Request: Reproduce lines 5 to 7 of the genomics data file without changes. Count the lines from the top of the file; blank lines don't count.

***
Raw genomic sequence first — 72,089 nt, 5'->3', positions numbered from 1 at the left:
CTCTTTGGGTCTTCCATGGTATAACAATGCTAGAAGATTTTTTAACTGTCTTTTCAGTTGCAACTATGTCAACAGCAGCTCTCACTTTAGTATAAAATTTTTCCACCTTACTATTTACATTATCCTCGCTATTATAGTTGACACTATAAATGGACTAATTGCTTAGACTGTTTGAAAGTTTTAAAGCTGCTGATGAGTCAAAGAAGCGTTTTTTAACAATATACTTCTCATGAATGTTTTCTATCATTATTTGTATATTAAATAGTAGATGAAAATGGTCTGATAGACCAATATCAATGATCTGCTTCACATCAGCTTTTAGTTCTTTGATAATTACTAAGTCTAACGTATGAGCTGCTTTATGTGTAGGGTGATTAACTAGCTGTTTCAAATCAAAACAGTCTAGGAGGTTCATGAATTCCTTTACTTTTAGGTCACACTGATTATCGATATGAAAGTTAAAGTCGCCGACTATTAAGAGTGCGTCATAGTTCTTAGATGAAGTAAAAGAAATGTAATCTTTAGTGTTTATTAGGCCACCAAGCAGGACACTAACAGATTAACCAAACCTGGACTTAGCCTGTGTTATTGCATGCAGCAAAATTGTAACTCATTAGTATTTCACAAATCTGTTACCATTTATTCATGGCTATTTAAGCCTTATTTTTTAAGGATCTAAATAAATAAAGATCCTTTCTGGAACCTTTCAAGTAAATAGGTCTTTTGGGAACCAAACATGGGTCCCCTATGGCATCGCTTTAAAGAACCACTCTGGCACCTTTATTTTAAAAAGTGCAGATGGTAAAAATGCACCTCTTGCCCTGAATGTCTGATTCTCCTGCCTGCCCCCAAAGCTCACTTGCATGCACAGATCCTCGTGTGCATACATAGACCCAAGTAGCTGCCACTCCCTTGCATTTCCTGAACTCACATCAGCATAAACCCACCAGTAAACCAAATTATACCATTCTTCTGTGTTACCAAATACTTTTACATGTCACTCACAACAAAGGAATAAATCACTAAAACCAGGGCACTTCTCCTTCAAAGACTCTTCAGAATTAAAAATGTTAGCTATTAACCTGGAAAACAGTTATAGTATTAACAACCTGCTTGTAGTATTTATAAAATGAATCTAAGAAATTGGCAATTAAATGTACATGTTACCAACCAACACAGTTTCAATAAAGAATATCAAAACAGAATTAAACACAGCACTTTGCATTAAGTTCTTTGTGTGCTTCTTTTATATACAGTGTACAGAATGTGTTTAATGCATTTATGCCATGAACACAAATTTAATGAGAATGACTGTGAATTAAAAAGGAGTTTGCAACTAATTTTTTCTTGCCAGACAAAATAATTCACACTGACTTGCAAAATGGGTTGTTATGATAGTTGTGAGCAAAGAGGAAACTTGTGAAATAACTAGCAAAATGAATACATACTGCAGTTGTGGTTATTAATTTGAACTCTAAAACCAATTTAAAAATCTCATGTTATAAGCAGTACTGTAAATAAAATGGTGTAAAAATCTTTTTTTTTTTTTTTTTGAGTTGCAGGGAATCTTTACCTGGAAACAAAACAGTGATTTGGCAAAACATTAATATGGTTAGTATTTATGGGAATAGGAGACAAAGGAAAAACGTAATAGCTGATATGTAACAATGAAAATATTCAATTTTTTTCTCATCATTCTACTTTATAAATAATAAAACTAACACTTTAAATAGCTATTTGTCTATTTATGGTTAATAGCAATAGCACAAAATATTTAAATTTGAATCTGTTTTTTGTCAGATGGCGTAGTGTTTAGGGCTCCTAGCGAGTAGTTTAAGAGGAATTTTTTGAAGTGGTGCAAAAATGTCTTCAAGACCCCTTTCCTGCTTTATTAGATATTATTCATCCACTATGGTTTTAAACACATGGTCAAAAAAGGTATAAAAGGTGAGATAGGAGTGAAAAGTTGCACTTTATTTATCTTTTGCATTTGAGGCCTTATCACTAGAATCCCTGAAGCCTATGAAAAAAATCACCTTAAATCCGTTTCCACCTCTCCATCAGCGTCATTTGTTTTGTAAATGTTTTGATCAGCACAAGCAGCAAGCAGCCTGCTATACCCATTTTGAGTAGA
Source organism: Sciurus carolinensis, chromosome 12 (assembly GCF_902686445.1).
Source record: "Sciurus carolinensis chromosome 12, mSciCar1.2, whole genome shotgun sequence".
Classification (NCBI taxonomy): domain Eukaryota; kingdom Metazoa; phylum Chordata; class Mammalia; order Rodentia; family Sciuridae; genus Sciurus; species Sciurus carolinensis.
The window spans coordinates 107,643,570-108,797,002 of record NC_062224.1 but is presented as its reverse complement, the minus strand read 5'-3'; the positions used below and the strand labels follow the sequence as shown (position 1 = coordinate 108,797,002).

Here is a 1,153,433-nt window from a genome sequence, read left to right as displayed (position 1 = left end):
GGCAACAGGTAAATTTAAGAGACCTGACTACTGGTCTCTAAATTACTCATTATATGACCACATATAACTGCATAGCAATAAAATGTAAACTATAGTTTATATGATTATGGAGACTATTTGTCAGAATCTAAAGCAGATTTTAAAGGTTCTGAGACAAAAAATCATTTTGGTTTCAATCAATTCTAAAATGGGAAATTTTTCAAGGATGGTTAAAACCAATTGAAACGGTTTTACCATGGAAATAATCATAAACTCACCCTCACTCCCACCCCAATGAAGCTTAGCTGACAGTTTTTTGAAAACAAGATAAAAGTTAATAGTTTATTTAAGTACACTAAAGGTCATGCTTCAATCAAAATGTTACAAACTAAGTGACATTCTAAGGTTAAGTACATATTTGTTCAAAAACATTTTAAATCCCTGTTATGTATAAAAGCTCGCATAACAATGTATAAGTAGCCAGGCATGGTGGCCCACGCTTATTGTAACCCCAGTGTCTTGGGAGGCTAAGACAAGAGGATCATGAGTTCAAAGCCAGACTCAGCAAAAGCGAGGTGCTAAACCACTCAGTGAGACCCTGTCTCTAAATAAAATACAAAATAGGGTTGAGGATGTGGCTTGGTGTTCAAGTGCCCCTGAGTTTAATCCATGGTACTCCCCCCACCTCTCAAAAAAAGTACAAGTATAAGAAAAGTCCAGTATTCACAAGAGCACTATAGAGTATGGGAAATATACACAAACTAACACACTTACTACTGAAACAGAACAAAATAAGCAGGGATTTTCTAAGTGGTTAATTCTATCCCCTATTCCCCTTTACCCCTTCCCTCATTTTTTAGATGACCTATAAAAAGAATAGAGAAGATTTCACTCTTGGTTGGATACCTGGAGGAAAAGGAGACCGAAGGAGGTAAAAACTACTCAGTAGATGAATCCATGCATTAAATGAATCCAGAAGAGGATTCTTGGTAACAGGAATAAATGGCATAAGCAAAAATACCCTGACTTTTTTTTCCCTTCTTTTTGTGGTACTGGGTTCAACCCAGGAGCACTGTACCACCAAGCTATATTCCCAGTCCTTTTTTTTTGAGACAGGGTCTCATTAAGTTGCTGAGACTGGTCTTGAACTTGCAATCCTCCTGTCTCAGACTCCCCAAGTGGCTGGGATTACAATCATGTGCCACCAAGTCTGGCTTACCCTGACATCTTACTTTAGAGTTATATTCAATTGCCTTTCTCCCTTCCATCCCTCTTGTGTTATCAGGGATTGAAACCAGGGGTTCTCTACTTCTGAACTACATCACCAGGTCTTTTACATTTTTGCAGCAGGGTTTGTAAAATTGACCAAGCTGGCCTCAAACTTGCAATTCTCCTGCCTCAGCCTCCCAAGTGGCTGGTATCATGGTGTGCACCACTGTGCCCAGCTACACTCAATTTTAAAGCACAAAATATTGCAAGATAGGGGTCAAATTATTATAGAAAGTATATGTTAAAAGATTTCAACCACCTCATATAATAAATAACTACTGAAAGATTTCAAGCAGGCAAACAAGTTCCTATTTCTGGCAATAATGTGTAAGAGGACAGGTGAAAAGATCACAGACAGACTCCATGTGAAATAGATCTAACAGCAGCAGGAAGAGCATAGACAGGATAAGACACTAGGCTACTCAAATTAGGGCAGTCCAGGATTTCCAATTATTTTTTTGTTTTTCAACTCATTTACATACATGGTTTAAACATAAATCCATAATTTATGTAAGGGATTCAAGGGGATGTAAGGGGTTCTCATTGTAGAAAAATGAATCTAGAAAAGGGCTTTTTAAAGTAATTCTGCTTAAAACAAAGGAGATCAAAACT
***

Classification (NCBI taxonomy): domain Eukaryota; kingdom Metazoa; phylum Chordata; class Mammalia; order Rodentia; family Sciuridae; genus Sciurus; species Sciurus carolinensis.
The window spans coordinates 107,643,570-108,797,002 of record NC_062224.1 but is presented as its reverse complement, the minus strand read 5'-3'; the positions used below and the strand labels follow the sequence as shown (position 1 = coordinate 108,797,002).

Here is a 1,153,433-nt window from a genome sequence, read left to right as displayed (position 1 = left end):